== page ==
{¶ 37} Here, the prosecuting attorney requested closure of the voir dire hearing because Martin became frightened and fled the line up after observing defendant, who stopped and tried to look through the glass at the witness. The police officers testified in court and in the presence of defendant but the trial court adjourned the proceedings in order for Martin to testify in chambers and outside of the presence of defendant. The trial court held that the action was necessary "in order to accommodate the potential intimidation of the witness and the balance of the defendant's right to confrontation, which this is simply a hearing and not a trial." The trial court then instructed that defendant had 30 days in which to file a motion to suppress the identification but he did not do so. Moreover, later at trial, Martin did identify defendant in open court, with defendant present and she again testified to seeing defendant at the bus stop and to identifying him in the line up. We therefore find that the closure did not affect the fairness, integrity, or public reputation of the trial, Cf. State v. Cassano, 96 Ohio St.3d 94, 2002-Ohio-3751, 772 N.E.2d 81, and there is therefore no reason to suspect that a new voir dire hearing would materially change the position of the parties. We find the foregoing sufficient to meet the guidelines set forth in Waller, supra.

B. Exclusion of Defendant

{¶ 38} As to the exclusion of defendant, we note that a defendant "has a fundamental right to be present at all critical stages of his criminal trial." State v. Hill (1995), 73 Ohio St.3d 433, 444, 653 N.E.2d 271, 281. However, it is well established that a defendant's right to be present at trial is not absolute. State v. White, 82 Ohio St.3d 16, 1998-Ohio-363, 693 N.E.2d 772. Prejudicial error exists only where "a fair and just hearing [is] thwarted by [defendant's] absence." Id., quoting Snyder v. Massachusetts (1934), 291 U.S. 97, 108, 54 S.Ct. 330, 333, 78 L.Ed. 674, 679.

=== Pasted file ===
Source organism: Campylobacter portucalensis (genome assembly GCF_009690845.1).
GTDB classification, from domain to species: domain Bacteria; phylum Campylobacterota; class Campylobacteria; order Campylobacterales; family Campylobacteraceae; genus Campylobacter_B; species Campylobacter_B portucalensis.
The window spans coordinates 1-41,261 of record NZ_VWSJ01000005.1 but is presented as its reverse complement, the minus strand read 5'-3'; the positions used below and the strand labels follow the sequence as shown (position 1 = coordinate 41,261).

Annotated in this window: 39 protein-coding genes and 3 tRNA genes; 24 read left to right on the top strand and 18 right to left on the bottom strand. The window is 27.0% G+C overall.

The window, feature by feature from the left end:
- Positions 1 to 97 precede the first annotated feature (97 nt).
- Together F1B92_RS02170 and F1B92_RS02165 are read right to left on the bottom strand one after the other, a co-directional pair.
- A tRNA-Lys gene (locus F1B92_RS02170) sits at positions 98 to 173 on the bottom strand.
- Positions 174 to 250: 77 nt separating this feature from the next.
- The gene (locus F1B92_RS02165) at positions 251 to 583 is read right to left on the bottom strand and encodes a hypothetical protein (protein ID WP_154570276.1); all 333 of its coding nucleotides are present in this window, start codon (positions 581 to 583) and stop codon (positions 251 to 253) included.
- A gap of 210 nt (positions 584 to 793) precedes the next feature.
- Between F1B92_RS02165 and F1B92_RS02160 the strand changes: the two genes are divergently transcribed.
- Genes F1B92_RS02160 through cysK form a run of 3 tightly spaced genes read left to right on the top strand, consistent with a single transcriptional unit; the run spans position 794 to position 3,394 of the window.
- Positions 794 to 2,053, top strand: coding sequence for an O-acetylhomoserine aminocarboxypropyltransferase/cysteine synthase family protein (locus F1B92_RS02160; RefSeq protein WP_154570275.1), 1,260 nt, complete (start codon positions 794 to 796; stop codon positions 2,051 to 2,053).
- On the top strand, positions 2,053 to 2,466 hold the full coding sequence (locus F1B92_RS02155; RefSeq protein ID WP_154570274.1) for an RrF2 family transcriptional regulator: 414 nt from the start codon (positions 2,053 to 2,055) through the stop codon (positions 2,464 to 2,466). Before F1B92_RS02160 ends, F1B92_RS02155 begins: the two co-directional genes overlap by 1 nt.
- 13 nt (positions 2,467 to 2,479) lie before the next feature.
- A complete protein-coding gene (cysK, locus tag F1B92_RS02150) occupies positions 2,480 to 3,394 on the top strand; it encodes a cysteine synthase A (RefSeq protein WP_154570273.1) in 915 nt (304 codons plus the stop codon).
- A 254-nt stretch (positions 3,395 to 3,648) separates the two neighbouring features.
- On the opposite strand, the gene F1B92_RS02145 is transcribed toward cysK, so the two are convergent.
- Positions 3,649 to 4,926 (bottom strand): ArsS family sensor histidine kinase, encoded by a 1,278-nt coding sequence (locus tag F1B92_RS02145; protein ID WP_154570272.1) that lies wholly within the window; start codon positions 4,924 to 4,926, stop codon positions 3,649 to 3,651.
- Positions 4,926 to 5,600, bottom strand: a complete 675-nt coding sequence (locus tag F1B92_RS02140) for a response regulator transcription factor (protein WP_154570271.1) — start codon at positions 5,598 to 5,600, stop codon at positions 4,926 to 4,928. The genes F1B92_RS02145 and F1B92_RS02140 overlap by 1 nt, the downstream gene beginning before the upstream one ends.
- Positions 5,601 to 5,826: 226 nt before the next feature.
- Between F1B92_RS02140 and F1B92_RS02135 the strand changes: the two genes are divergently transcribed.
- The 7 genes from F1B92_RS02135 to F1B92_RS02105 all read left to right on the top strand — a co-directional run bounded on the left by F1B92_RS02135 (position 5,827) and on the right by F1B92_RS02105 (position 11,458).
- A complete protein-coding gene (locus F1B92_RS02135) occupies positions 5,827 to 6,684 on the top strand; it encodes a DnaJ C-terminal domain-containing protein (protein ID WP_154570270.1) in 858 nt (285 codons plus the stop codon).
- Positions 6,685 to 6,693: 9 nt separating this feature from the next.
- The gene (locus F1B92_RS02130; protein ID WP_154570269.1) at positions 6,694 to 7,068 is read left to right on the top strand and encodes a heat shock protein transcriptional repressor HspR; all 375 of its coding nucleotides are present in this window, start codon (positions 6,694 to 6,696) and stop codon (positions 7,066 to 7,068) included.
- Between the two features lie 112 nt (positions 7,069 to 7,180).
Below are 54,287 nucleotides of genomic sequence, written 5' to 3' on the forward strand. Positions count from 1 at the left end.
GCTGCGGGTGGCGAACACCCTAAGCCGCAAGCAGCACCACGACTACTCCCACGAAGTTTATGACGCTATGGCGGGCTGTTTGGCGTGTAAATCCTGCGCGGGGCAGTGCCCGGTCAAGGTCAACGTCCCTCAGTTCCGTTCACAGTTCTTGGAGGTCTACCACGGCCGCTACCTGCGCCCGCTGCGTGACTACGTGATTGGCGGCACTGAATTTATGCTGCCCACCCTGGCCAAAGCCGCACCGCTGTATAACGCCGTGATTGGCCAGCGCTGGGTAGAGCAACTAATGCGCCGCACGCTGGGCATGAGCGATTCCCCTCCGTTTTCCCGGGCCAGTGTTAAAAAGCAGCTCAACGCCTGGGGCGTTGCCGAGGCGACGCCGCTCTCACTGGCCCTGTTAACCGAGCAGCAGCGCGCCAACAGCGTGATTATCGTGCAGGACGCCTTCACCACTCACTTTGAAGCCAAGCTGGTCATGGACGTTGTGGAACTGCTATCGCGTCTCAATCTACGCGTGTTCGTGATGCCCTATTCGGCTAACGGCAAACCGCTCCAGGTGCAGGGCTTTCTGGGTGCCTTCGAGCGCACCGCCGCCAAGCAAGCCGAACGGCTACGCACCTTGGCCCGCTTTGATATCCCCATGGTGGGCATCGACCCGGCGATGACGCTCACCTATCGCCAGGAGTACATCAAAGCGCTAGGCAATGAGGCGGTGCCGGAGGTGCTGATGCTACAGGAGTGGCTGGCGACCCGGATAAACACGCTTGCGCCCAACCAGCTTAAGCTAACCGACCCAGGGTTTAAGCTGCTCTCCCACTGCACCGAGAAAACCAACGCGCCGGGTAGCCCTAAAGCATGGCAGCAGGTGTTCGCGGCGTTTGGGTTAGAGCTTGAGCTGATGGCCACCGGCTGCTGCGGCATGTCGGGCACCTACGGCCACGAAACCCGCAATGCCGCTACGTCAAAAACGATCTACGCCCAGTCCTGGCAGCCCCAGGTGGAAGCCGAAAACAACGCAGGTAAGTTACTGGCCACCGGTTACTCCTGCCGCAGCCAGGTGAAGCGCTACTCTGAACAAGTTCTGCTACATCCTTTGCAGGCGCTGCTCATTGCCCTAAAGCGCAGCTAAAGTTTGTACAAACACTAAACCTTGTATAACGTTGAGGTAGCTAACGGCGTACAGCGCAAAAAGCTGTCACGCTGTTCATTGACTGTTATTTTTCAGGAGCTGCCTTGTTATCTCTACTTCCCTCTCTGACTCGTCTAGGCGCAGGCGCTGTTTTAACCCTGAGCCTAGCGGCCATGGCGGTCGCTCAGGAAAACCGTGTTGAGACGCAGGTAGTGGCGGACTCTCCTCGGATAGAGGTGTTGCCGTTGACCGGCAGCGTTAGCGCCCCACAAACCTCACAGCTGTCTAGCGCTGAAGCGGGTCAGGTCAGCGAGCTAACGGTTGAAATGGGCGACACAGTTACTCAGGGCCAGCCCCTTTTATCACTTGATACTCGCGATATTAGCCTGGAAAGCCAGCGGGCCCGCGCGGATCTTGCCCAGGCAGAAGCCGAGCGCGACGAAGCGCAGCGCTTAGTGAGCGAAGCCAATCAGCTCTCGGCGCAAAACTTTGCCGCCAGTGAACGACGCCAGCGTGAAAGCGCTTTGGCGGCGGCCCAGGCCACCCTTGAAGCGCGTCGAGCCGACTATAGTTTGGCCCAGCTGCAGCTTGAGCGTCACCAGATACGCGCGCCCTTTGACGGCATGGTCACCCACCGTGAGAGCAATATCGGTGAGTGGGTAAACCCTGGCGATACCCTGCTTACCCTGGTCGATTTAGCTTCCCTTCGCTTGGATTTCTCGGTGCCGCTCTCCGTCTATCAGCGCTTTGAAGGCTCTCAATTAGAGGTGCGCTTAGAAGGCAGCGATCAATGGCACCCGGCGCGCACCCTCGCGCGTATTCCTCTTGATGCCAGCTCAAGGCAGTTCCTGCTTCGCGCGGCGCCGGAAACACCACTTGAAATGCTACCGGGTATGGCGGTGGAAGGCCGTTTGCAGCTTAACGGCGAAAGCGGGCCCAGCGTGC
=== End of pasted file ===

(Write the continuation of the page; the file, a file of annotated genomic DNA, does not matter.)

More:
{¶ 39} In State v. Howard (1978), 57 Ohio App.2d 1, 4-5, 385 N.E.2d 308, 312-313, the court addressed the defendant's claim that the trial court committed prejudicial error by conducting an in camera hearing, from which defendant was excluded, in order to determine whether the witnesses' testimony would be admissible. The court found that the exclusion did not violate defendant's right to confrontation because defendant had "the opportunity to cross-examine, in open court, the witnesses who testified as to offenses committed by appellant against them, and the jury had the opportunity to observe their demeanor."

{¶ 40} With regard to whether defendant's due process rights were violated by his exclusion from the hearing, the court applied the standard set forth in Snyder, supra, and determined that because the witnesses testified to "other acts which tended to show that he had done the act for which he was being tried," defendant's due process rights were violated.

{¶ 41} We further note that in Kentucky v. Stincer (1987), 482 U.S. 730, 746, 107 S.Ct. 2658, 96 L.Ed.2d 631, the court found no due process or Confrontation Clause violation when an accused was excluded from a hearing on the competency of two child witnesses. The Court stated that where the hearing focuses upon substantive testimony of defendant's guilt, then the hearing bears a substantial relationship to the defendant's opportunity to defend and the court must balance the defendant's role in assisting in his defense against the risk of identifiable and substantial injury to the specific child witness.

{¶ 42} Later, in Maryland v. Craig (1990), 497 U.S. 836, 862, 110 S. Ct. 3157, 111 L.Ed.2d 666 the Court upheld the use of testimony via one-way closed circuit television where the procedure was required to protect the child from trauma due to testifying in presence of the accused. The Court held that face-to-face confrontation is not an absolute constitutional requirement; it may be abridged where there is a case-specific finding of necessity. The Court additionally explained:

{¶ 43} "Indeed, where face-to-face confrontation causes significant emotional distress in a child witness, there is evidence that such confrontation would in fact disserve the Confrontation Clause's truth-seeking goal. See, e.g., Coy, supra, 487 U.S. at 1032 (BLACKMUN, J., dissenting) (face-to-face confrontation "may so overwhelm the child as to prevent the possibility of effective testimony, thereby undermining the truth-finding function of the trial itself"); Brief for American Psychological Association as Amicus Curiae 18-24; State v. Sheppard, 197 N.J. Super. 411, 416, 484 A.2d 1330, 1332 (1984)[.]"